For people whose schedules require more precision, this method might not work on its own. For example, if you need to know that November 14 falls on a Wednesday, you’ll have to make some adaptation (such as adding a small calendar next to each Drop Zone). However, it could still be useful for planning individual projects throughout the year and identifying crunch points.
This is my personal favorite long-term planning method, and it is very simple to create. The setup is a little more involved than Drop Zones, but you can still create an entire year of planning in a few short minutes.
Instead of a calendar, you will create a list of dates. Deadlines or appointments go next to their corresponding date. Place up to four months—or fewer if you like more space to write—on a two-page spread. Repeat this setup until you have a full year. Near the end of the year, you can always add additional long-term pages to extend your planning view.
This method combines elements from the last two. Skinny Columns retain the flexibility of Drop Zones, but the layout looks similar to the Column Method.
With the journal turned vertically, divide each page into six equal columns. The long layout gives you more lines to work with (as opposed to the small boxes in Drop Zones), but there aren’t any pre-filled dates.
Unless your scheduling needs are very light, this format will probably not fulfill all your long-term planning needs. I find it most useful as a supplemental planning page to track birthdays, holidays, and important recurring events each month.
The Planning Wheel takes a completely different approach to planning. Unlike most familiar calendars, this one uses a circular layout. This unconventional format creates a striking effect that appeals to journal users with an artistic spirit.
The example in the photo uses the colors of the rainbow to separate months visually, but this spread is just as effective in black and white. To create this layout, use a compass (a standard compass or circular helix stencil, like the one listed in Chapter 2) and section it into thirty-degree wedges. The wedges hold birthdays, holidays, and important recurring events. The boxes surrounding the wheel are for ongoing scheduling. Use these as temporary Drop Zones. They will hold events or projects until you are ready to move them to a monthly planning page or elsewhere in your journal.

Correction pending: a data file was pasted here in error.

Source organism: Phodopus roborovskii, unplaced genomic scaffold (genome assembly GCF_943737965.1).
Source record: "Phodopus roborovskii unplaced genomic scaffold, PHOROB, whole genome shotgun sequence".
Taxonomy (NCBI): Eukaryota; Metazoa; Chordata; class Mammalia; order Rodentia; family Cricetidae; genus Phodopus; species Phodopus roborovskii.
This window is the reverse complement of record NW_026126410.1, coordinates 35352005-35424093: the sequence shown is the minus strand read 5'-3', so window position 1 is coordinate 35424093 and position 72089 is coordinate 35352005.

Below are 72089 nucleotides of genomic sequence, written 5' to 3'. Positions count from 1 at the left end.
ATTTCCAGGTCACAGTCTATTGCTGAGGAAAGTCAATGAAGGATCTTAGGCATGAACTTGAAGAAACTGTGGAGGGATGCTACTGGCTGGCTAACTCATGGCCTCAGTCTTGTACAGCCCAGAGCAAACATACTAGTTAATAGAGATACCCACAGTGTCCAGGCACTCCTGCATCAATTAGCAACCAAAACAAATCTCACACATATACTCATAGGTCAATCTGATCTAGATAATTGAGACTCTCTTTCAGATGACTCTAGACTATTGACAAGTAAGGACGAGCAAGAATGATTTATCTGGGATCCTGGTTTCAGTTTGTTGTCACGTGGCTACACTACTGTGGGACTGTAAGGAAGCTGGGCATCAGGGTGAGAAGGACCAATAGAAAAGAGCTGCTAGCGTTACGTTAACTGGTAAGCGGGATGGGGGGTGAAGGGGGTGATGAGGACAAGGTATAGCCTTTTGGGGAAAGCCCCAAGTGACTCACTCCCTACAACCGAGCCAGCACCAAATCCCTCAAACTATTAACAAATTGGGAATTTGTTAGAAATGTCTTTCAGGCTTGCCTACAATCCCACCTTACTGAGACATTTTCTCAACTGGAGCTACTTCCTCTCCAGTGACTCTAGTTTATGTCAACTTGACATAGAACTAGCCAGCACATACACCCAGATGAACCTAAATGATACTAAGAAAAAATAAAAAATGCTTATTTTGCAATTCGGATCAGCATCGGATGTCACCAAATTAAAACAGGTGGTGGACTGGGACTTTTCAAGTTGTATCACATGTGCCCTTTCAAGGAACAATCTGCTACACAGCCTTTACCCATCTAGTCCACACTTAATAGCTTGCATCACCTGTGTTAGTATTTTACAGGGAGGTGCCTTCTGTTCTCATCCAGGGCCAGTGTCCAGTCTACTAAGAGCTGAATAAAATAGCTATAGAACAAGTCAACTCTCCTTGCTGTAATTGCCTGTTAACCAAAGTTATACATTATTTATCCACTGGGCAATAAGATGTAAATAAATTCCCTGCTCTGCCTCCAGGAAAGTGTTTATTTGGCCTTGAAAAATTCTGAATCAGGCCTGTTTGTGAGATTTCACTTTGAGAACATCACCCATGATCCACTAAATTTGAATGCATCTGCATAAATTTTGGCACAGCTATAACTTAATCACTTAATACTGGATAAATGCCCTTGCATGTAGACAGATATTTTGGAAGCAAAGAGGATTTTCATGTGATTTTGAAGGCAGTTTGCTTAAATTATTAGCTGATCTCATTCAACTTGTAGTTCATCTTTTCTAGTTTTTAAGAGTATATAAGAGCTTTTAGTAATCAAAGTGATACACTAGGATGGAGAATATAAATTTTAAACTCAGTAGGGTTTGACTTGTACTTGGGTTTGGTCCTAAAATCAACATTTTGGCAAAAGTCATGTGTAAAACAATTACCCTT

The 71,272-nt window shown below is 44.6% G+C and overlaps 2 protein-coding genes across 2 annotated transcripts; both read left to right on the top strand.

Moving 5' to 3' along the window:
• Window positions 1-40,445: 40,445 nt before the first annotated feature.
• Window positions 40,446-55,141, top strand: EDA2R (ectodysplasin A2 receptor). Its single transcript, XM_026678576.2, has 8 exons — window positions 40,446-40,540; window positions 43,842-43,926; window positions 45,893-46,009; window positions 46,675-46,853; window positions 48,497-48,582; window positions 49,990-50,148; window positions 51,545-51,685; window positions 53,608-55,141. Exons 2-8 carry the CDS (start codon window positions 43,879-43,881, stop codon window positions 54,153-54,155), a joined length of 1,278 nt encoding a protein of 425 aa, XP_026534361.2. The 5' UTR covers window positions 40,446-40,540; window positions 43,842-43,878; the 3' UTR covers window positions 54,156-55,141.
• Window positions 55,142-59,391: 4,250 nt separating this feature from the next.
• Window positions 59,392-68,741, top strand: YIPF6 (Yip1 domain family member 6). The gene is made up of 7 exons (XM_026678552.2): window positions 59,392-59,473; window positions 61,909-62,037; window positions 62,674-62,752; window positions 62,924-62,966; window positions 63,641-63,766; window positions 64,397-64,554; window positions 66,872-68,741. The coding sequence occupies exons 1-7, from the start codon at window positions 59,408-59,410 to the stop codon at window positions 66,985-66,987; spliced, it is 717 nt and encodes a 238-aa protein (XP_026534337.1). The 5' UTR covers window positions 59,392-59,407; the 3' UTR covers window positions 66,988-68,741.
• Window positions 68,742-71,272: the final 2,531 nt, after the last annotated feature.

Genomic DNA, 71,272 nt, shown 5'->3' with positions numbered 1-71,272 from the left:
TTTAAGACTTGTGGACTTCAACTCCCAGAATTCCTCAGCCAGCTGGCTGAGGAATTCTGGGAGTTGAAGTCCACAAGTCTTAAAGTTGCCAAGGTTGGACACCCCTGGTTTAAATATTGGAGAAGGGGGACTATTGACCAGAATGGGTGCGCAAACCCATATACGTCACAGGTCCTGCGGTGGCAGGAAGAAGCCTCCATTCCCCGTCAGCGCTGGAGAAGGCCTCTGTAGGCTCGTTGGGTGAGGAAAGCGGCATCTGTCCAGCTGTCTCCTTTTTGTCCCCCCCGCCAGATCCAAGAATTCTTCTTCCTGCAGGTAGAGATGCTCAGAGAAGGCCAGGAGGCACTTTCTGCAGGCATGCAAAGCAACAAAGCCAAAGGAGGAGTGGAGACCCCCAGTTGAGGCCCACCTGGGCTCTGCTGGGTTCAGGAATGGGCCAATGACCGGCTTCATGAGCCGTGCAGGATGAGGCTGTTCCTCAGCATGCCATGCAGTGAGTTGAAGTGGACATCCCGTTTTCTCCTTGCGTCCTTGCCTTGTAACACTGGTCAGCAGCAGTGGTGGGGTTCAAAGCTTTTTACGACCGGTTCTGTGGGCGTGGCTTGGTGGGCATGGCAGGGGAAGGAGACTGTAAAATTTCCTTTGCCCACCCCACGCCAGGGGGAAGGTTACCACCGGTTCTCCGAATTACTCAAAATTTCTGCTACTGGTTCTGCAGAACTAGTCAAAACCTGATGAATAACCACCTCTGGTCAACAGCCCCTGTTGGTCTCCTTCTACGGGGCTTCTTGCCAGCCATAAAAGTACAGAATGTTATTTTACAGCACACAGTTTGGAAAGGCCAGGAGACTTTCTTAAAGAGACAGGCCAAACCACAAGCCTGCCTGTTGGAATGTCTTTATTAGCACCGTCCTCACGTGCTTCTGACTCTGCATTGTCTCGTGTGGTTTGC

This layout is a great example of how everyone plans differently. For some people, this format is too unconventional to be useful. However, others will feel it is ideal because it is unconventional. Give it a whirl and decide for yourself.
The last option this book covers for long-term planning is a method, not a specific format. Some feel that moving tasks from long-term planning to monthly spreads is too cumbersome. It is possible to write everything in the appropriate monthly page from the beginning.
Draw all twelve calendar months (or the monthly planning pages of your choosing) at the very beginning of your journal. Now, you can use premade monthlies throughout the entire year. No matter where you are in your notebook, you’ll flip back to the front when you need to see your monthly schedule. You can mark the current month with a ribbon marker or paper clip to make this easier.
If you create monthly memory pages, gratitude lists, or self-assessment pages throughout the year (mixed into the journal), these will be separated from your planning pages (at the front of the journal)
This is not a comprehensive list of all possible methods for long-term planning. Make adjustments to these, or experiment with your own layouts. You’ll discover the precise combination that works for your unique life.
More from Beyond Bullets:• Habit Trackers and Health and Wellness Journal